An uphill struggle this week.
Two more streams. Not very good. I persevere regardless.
Oh, except: this stupid project forces me to understand the WebAssembly specification in greater detail than I would as a casual reader, which in turn confuses me when I can’t make sense of it.
Earlier this month I reported that the spec made me think label shadowing isn’t allowed (when it definitely is) and a few days later added that I couldn’t see how a function body got access to its parent module’s identifier context. In both cases my default assumption was that I’d misread the formal notation and so the prose should be updated to help me grasp it.
Whatever, anyway, point is, this week the document’s editor confirmed that both issues were actual mistakes, so now there are pending fixes for the definitions of label and function syntax which each improve the language spec’s correctness in a small way.
Did I ultimately contribute anything? Not really. But I suppose some chump has to try to read & use these things eventually and I’m pleased to have taken my turn as the chump on this occasion.
Although I haven’t said much more about it here, I’ve been continuing to play The Last of Us Part I at an indulgent pace in idle moments, and I’m now well into winter. I’ll reiterate that the additional detail in the performances and environments is startling and it’s letting me experience the whole thing anew. I’m so glad they gave it this treatment.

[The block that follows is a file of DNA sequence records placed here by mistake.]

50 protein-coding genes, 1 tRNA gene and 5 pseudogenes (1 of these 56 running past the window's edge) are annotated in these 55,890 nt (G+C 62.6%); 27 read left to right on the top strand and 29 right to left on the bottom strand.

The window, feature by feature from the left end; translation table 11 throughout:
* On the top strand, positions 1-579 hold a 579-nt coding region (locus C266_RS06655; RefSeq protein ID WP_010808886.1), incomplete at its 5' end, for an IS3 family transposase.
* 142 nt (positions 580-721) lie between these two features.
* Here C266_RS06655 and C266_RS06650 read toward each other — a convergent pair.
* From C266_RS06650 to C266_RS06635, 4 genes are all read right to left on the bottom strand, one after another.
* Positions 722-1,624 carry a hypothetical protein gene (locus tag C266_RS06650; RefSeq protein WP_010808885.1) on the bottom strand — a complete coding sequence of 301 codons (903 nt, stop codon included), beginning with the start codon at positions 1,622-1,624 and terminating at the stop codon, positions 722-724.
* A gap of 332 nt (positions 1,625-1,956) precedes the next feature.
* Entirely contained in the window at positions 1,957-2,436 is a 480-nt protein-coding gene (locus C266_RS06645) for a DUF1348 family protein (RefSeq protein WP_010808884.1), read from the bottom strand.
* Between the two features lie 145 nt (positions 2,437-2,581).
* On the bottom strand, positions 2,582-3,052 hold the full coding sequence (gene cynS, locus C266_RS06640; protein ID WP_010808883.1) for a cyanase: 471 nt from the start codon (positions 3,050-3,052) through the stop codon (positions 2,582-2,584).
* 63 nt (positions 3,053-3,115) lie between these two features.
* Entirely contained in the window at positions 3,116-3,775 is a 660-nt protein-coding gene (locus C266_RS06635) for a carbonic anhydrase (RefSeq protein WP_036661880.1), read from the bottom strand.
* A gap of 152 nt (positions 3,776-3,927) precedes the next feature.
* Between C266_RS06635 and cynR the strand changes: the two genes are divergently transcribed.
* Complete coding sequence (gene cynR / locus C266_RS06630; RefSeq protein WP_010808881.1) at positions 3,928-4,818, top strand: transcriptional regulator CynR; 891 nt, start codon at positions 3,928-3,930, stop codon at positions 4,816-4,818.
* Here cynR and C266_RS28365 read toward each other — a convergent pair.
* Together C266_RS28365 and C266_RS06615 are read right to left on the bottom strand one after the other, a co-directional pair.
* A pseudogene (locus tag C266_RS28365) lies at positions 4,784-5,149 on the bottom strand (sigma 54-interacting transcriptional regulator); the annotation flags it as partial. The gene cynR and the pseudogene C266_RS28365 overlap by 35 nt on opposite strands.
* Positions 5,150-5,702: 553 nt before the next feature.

I always find Lakeside Resort significantly harder than the other chapters regardless of what difficulty I’m playing on, specifically the waves-of-infected sequences in The Hunt. It’s a weird difficulty spike and I’m not sure why it’s there. Maybe it’s just highlighting my own shortcomings; I default to stealth whenever possible but this is one place where you have no choice but to be good at shootin’, which I am not.
Spike aside, I maintain that both Normal and Hard difficulties are a bit easier than they should be, and the resulting lack of desperation slightly compromises one of the most immersive aspects of the gameplay. But it’s hard to recommend Grounded because — for me at least — it makes this one brief part too hard.
In a non-coincidence, I watched the first episode of HBO’s long-awaited The Last of Us. I was nervous about this show because I care about its source material and rarely enjoy video game adaptations so the probability of disappointment was high. I’d avoided all promotional material in an attempt to preserve a sense of novelty in case there wasn’t anything else to enjoy about it. (Spoilers follow.)
I needn’t have worried because it’s excellent. Everything worked.
They did a great job of matching the tone and aesthetic of the game — Alberta looks pretty convincing — while avoiding the tedium of a shot-for-shot remake. The balance of old and new was exactly right for me: same major story beats, differences in the details, with occasional lines of dialogue, shot compositions and audio cues to keep it connected to the original and moving in the same direction without crossing the line into fan service.